When Should You Quit Being a Personal Historian and Move On?

I spend time here encouraging and supporting full-time professional personal historians.

But what about those of you who may be wondering if it’s time to give up being a personal historian all together? Remember there’s nothing wrong with quitting.  I wrote about giving up in a previous post Stop With The Productivity Pitches!

I’ve changed careers at least four times in my life. From my experience here are the clues that tell you enough is enough.

Lack of Passion

This is a big one. To establish and run a successful personal history business requires an ongoing belief that what you’re doing is vital. You must absolutely love your work. If you find that the passion has gone and your days are a grind, then it’s time  to move on.

Lack of Income

We all need to make enough money to pay the bills and have a little extra left over. For everyone that amount will vary. But if you’ve been working hard for a couple of years and you’re still having trouble making ends meet, you might want to reconsider being a personal historian. Nothing can kill your passion quicker than a dwindling bank account.

Lack of Energy

Keeping a business flourishing requires energy. There are ongoing marketing, networking, client projects, and administrative tasks.  If you find that you don’t have the energy because of poor health, age, or caregiving responsibilities, you might want to call it quits.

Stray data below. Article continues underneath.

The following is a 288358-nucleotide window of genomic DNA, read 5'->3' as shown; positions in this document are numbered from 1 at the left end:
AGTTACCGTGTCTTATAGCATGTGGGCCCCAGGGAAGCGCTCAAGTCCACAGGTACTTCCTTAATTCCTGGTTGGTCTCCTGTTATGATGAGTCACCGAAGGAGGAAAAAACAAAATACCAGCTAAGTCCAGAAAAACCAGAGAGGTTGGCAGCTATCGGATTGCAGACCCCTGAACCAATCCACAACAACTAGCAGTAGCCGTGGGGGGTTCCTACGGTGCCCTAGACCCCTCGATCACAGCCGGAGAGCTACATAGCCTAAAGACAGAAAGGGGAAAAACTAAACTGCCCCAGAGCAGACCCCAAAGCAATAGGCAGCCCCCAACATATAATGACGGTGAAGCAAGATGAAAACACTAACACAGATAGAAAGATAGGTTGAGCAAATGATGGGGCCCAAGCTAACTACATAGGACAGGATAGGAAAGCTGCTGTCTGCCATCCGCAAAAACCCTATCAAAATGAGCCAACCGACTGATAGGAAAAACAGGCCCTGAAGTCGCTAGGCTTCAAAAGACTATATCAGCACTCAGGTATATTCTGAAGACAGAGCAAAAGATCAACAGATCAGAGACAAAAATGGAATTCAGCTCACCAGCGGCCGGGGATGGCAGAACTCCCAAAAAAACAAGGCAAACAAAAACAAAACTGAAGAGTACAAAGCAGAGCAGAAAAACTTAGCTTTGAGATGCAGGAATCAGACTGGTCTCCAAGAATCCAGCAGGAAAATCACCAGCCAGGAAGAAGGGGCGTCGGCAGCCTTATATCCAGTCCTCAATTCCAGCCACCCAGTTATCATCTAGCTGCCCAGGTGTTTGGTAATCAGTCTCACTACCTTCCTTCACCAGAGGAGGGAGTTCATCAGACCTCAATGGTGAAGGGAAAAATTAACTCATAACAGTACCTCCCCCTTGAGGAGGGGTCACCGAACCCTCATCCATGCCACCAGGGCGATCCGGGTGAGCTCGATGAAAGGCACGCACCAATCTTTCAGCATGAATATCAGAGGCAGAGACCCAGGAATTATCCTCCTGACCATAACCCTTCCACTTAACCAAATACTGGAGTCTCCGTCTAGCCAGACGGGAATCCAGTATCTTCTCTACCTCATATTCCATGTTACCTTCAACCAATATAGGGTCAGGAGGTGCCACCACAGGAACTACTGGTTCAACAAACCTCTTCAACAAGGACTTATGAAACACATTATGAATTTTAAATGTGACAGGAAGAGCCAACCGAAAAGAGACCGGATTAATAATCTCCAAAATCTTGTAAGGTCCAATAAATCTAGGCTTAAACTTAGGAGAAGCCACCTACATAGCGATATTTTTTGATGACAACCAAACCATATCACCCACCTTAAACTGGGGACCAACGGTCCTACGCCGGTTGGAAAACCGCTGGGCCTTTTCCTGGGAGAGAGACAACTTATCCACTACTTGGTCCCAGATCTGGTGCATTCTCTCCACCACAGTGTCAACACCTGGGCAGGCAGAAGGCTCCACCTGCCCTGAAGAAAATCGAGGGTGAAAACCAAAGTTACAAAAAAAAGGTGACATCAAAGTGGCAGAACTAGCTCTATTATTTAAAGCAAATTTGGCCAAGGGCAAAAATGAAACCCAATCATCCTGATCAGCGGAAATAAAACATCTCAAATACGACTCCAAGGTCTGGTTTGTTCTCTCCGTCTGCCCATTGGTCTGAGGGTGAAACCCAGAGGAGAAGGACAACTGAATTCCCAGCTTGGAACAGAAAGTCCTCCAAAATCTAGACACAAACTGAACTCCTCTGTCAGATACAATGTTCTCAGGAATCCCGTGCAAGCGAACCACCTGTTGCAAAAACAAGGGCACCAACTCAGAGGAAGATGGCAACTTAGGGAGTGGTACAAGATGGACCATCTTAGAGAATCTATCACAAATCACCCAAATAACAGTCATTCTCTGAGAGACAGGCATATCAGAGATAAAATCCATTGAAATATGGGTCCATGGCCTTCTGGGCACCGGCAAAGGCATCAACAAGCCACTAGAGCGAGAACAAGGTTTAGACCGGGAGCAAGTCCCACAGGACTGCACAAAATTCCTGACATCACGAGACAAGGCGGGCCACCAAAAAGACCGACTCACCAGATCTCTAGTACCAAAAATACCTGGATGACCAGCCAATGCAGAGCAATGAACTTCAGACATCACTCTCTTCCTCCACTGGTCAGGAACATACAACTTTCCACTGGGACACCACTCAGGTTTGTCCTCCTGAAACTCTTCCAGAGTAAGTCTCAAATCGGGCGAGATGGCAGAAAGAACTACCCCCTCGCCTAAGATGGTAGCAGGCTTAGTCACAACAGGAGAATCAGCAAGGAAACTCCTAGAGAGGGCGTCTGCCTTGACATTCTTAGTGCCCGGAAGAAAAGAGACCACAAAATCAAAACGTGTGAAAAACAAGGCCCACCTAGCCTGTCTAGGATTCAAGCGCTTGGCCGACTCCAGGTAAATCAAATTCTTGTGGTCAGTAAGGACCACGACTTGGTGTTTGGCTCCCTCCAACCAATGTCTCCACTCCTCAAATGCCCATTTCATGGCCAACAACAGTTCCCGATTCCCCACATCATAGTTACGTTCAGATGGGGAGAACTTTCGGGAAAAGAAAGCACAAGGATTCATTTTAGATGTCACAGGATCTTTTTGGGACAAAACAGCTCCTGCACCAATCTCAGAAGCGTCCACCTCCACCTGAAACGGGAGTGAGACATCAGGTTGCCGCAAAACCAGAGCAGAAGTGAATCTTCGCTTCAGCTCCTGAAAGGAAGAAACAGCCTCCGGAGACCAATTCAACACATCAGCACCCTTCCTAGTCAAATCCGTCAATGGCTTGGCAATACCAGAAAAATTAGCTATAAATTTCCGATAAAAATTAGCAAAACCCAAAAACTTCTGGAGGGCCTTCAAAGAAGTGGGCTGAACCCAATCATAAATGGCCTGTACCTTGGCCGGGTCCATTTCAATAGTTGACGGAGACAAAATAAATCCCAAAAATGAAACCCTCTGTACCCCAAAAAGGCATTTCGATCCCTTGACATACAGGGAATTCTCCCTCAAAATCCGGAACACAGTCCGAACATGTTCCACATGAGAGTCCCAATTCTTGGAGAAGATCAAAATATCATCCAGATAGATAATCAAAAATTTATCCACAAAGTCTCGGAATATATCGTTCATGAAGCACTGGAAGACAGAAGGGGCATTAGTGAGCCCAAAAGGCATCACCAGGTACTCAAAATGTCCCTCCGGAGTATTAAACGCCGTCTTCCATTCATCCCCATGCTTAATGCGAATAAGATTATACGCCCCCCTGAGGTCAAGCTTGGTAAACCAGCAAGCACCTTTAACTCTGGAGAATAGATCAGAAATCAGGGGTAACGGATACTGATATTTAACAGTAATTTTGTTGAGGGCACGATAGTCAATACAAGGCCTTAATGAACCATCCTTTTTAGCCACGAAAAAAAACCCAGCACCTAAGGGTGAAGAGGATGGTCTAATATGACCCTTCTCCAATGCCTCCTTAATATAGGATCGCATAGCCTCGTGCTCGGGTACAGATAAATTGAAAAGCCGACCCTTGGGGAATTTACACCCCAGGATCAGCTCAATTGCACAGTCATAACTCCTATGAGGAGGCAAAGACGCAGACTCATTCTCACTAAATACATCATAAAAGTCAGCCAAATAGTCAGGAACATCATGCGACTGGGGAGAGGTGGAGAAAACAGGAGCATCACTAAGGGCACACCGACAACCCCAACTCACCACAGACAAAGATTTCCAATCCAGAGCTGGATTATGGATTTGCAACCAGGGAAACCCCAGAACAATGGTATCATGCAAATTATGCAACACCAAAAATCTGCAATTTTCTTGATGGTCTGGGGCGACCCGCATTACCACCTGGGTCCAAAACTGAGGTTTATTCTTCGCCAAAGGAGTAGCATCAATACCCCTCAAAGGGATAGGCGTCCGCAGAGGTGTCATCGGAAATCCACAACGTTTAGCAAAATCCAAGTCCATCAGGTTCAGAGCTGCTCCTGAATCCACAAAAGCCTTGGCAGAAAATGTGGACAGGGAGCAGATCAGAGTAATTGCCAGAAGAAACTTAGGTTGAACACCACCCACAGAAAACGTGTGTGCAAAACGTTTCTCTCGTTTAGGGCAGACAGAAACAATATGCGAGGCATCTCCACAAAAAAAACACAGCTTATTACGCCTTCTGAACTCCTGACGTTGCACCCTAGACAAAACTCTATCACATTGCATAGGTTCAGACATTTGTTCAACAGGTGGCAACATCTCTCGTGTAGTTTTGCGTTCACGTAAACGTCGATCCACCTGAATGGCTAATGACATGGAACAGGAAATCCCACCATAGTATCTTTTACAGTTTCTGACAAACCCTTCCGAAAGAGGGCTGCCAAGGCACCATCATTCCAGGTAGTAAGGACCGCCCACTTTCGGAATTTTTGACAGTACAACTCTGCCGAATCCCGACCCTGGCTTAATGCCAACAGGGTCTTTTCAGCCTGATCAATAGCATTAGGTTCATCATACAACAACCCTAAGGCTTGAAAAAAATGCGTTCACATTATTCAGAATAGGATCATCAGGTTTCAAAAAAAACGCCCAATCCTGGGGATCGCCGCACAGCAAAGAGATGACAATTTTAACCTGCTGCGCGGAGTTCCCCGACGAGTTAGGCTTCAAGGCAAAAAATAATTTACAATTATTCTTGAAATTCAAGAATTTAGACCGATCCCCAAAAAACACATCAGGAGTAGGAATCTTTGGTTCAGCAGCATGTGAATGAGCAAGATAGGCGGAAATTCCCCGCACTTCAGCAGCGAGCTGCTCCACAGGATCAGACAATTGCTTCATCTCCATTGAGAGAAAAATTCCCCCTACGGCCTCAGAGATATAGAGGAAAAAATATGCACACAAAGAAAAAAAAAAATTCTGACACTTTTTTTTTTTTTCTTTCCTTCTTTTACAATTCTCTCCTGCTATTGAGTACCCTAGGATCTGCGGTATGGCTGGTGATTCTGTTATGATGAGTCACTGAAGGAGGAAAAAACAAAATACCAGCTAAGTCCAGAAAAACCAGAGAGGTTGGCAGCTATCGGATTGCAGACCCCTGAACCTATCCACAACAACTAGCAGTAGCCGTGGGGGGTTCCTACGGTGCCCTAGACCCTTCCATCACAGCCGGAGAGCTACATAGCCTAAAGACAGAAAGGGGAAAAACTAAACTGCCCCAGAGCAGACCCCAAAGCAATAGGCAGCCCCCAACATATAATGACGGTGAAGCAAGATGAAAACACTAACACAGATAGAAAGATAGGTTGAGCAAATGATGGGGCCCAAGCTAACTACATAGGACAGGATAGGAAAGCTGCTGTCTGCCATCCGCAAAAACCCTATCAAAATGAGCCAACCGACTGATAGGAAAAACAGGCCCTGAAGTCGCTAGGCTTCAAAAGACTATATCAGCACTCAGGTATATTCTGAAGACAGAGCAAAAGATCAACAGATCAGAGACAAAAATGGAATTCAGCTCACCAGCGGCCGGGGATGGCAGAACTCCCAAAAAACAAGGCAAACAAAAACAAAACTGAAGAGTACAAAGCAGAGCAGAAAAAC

lack of time

A successful personal history business is a full-time job. If you’re trying to run it  while juggling other part-time jobs, you could face a crisis. While you may need extra income to keep yourself afloat, it makes it difficult to grow your personal history business. If you’re in this situation,  consider giving it up and  making personal history a hobby not a business.


Quitting is okay.  I would caution though not to quit too early. Collective wisdom says that it takes at least two years to get a new business up and running. So give it time.

Some of the challenges I’ve mentioned above might be overcome by altering your approach. For example,  a lack of passion may be a result of exhaustion rather than a lack of interest. Finding a way to bring some balance into your life might bring back the passion.

Before making your final decision to move on, weigh all the factors, look for possible solutions, and talk with trusted colleagues and friends. If it still looks like quitting is the answer, go for it!

Photo by Abe Kleinfeld

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3 Responses to When Should You Quit Being a Personal Historian and Move On?

  1. No quicker way to kill passion than exhaustion. I thought I had run out of gas for personal histories a few years ago, but joining my peer group in APH filled up my tank and then some. This year is my tenth anniversary officially as LifeStories (though labour and delivery was five years prior). I am so grateful to be doing this work. It’s definitely what I was meant to do. It’s so positive! Thanks for the reminder.

  2. Pingback: Why I Became a Personal Historian « Yawapi

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